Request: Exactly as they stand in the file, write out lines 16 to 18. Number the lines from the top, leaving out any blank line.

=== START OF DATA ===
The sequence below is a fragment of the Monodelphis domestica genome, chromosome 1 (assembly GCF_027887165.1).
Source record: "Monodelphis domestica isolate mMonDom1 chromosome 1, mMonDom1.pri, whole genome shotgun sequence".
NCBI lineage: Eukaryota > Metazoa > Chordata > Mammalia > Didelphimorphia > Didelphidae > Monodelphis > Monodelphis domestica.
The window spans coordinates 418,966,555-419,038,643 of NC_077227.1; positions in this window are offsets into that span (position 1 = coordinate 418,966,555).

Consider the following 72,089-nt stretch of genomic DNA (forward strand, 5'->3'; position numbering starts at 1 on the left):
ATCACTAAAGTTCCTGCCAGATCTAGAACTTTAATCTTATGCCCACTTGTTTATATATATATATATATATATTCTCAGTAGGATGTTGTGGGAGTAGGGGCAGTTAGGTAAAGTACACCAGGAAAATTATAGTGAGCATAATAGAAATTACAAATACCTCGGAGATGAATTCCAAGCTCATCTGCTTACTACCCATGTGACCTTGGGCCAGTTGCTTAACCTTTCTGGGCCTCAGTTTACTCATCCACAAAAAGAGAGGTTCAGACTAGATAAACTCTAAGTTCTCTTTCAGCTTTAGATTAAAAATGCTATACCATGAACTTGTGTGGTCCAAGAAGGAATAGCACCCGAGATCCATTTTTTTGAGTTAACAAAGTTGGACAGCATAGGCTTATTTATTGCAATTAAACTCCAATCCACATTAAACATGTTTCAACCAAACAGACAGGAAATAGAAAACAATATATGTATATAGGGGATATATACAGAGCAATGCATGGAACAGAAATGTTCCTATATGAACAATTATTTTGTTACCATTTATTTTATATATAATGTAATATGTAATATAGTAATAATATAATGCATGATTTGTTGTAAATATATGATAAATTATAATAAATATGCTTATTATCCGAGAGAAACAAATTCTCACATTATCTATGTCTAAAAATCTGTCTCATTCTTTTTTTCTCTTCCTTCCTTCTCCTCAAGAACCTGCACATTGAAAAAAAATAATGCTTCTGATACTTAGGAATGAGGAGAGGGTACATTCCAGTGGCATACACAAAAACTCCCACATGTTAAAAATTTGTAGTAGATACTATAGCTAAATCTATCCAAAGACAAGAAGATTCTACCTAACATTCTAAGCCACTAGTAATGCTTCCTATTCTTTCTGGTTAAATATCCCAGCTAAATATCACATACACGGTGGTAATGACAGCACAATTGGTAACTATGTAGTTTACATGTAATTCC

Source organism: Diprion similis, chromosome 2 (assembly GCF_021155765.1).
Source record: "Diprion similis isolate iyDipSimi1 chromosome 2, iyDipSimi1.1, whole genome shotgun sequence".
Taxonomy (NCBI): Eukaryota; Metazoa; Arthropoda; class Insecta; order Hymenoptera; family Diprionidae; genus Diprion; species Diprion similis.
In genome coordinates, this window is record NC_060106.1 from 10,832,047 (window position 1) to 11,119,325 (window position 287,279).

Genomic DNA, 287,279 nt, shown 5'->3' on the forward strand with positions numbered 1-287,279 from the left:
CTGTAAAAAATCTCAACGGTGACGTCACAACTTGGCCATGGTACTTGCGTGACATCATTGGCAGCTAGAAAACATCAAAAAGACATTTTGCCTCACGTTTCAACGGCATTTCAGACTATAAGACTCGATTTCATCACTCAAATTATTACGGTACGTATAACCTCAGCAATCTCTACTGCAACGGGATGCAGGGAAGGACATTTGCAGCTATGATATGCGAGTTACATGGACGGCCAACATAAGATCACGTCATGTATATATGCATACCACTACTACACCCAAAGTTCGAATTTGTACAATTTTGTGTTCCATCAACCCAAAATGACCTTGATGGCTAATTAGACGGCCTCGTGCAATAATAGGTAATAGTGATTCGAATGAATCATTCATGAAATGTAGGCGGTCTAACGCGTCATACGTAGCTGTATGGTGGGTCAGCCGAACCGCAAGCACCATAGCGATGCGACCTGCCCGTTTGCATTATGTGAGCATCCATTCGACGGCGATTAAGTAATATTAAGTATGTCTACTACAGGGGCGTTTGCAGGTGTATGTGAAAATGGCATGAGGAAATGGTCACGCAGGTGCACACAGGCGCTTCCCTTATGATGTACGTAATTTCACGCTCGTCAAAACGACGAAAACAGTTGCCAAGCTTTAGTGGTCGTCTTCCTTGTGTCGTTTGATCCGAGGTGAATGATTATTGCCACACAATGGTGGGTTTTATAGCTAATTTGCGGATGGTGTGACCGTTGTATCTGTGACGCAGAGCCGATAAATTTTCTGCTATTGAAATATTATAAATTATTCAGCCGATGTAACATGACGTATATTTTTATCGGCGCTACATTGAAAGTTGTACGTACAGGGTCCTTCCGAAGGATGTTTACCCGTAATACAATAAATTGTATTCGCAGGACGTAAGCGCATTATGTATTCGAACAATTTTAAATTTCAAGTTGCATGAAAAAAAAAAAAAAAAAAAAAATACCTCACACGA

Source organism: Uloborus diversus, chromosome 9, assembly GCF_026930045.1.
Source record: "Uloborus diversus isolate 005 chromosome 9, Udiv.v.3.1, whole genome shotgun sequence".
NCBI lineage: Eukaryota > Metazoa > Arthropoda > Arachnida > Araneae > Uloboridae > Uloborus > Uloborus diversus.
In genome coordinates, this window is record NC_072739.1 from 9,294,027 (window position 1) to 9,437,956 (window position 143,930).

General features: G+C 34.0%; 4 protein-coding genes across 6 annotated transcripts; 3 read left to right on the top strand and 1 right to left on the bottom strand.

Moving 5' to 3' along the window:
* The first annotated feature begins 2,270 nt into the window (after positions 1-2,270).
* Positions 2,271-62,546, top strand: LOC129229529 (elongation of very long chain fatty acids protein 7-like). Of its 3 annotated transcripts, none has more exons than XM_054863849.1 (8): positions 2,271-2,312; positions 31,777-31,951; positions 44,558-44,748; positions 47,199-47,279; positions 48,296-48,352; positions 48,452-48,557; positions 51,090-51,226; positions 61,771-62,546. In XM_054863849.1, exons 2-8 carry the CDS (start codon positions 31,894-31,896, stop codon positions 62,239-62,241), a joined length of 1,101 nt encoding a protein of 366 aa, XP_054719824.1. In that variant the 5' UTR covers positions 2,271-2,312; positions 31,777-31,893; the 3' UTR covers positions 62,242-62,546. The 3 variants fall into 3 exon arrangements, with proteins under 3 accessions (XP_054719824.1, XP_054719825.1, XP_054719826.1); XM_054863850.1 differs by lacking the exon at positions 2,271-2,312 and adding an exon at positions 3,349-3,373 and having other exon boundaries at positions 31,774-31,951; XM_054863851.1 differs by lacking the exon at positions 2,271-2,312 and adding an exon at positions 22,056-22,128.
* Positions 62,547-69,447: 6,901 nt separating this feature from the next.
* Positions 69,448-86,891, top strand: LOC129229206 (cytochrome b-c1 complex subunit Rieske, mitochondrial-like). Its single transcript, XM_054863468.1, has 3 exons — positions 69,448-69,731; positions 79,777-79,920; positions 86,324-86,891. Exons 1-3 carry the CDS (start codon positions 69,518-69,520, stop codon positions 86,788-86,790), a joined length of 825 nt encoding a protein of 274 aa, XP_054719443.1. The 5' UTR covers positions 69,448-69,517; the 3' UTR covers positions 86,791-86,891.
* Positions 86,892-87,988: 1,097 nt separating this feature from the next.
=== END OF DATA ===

In genome coordinates, this window is record NC_072739.1 from 9,294,027 (window position 1) to 9,437,956 (window position 143,930).

General features: G+C 34.0%; 4 protein-coding genes across 6 annotated transcripts; 3 read left to right on the top strand and 1 right to left on the bottom strand.

Moving 5' to 3' along the window: